This is an opportunity for families, businesses and local police departments to join together and meet your fellow neighbors. It allows for our neighborhoods to become a fighting unit in crime prevention.
How it will look like. Courtesy the Philadelphia Real Estate Blog.
The Philadelphia Real Estate Blog got us a first look last week at the new split-levels replacing the Pain Center at 12th and Lombard, a rather dated 1970s-era structure.
How it looks today. Courtesy Philaphilia.
Designed by ubiquitous local architects Harman Deutsch, these structures will come with a 2-car rear garage with decks on top, as well as the firm’s idiosyncratic design. We’ll have more details as and we learn about them!
Triangle Park in better days. Courtesy Naked Philly.
Bella Vista’s Triangle Park, at the intersection of 6th and Christian Streets and Passyunk Avenue, is a small, beautiful plot of green in a neighborhood boasting several small, beautiful plots of green. It, however, also sits satisfyingly right in the middle of the neighborhood, surrounded by beautiful houses, cafés, and other small business.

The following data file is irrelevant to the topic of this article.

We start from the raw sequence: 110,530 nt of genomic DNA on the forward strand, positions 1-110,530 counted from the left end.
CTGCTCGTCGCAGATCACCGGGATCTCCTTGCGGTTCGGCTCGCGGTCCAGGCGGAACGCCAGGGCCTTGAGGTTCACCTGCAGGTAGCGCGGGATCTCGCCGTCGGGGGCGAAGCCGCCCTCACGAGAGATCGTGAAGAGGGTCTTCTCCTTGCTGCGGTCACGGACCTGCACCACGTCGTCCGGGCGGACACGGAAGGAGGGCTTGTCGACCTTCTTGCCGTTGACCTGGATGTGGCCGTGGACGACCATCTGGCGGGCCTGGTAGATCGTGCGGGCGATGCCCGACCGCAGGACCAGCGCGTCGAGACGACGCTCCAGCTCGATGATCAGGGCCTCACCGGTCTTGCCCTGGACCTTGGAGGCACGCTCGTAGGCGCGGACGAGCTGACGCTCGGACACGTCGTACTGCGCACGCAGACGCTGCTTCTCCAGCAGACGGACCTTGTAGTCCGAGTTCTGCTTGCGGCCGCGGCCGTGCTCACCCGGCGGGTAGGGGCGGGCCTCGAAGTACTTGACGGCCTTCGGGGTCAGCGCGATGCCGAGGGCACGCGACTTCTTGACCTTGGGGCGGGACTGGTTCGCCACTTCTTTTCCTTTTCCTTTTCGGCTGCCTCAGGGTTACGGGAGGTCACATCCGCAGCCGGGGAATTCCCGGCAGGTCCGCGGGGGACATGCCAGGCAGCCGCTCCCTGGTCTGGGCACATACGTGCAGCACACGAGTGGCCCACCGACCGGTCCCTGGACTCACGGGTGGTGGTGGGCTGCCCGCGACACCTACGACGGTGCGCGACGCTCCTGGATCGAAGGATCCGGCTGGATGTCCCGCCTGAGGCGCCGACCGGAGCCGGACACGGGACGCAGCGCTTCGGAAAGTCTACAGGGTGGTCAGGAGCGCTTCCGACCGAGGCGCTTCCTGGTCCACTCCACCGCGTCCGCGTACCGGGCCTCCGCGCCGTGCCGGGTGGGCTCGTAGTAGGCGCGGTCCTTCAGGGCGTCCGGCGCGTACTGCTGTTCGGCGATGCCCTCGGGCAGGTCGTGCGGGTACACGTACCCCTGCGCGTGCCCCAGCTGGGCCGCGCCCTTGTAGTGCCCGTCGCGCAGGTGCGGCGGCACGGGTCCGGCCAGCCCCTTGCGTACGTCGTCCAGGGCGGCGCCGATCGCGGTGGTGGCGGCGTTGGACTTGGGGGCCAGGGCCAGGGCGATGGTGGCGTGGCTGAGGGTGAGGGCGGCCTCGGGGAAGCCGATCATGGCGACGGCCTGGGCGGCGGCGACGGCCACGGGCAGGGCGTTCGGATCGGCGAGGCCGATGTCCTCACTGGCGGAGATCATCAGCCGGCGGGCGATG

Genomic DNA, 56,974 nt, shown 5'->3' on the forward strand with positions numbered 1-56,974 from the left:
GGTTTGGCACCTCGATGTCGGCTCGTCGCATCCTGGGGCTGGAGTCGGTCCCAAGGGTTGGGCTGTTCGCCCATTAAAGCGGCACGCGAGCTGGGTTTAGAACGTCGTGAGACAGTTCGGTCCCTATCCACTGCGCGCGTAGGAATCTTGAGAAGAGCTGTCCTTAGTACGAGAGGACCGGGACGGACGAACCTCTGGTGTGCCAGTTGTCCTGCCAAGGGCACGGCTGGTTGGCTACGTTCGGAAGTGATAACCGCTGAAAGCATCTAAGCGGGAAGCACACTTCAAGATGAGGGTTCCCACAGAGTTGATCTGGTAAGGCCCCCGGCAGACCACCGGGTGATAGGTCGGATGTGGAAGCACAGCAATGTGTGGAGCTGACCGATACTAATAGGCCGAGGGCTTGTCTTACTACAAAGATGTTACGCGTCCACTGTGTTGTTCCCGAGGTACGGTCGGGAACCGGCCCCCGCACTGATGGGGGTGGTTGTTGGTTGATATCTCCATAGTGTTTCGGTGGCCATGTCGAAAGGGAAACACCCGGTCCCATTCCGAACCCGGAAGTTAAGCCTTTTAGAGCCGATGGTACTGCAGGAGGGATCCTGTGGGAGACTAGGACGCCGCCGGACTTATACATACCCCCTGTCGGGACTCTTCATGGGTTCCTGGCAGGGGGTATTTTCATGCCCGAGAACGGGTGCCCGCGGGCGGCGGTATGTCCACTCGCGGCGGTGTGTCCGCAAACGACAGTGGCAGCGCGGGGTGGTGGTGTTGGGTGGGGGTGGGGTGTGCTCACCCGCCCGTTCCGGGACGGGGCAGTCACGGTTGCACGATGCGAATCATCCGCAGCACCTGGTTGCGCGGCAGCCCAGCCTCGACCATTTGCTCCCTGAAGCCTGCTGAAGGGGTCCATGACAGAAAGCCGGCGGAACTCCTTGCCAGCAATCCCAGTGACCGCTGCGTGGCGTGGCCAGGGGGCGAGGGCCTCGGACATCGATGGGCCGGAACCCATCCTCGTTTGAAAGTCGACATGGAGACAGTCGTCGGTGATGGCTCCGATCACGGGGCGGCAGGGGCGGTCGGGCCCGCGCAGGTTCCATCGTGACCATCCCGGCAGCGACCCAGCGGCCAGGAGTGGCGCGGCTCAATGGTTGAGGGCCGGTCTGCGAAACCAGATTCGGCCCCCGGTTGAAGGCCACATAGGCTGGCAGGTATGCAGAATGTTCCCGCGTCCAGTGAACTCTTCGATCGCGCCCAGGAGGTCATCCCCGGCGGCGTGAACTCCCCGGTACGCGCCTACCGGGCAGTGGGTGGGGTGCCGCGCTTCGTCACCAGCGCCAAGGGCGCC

Oh, and it’s privately owned.
That’s why the owner fenced it in earlier this summer, in an “attempt to signal its availability”, despite its half-decade of cheerful local use, much to the displeasure of the neighborhood–a neighborhood which has been working to acquire the parcel so it can stay a park ever and anon…
The overgrown site. Courtesy Naked Philly
But wait, there’s more! According to this Naked Philly piece, the parcel was a gas station before the community covered it with greenery. And gas station sites tend to have nasty underground surprises, particularly for verdanture atop. Environmental sampling and (likely) remediation has to be done before the property can be conveyed, which has to happen before the fencing can come down–remediation which would also destroy the landscaping already in place.
A brouhaha on Washington Square? Yes indeed–for the better part of a decade now, a major condo proposal has lingered on its east side, behind 1950s-mayor Richardson Dilworth’s former residence, bisecting the two halves of the Athenaeum. This Turchi offering, including an expansion of that storied institution into Dilworth’s house financed by a 15-story Robert Venturi-designed condo structure behind, has caught the attention (and wrath) of preservation advocates, and a long train of Plan Philly stories.
The proposal. Courtesy Plan Philly.
So, as the developer and the community fight one another, the site sits, a minor black hole on the square’s duller east side.
Stay tuned–we will have more information as and when
court rulings happen it becomes available!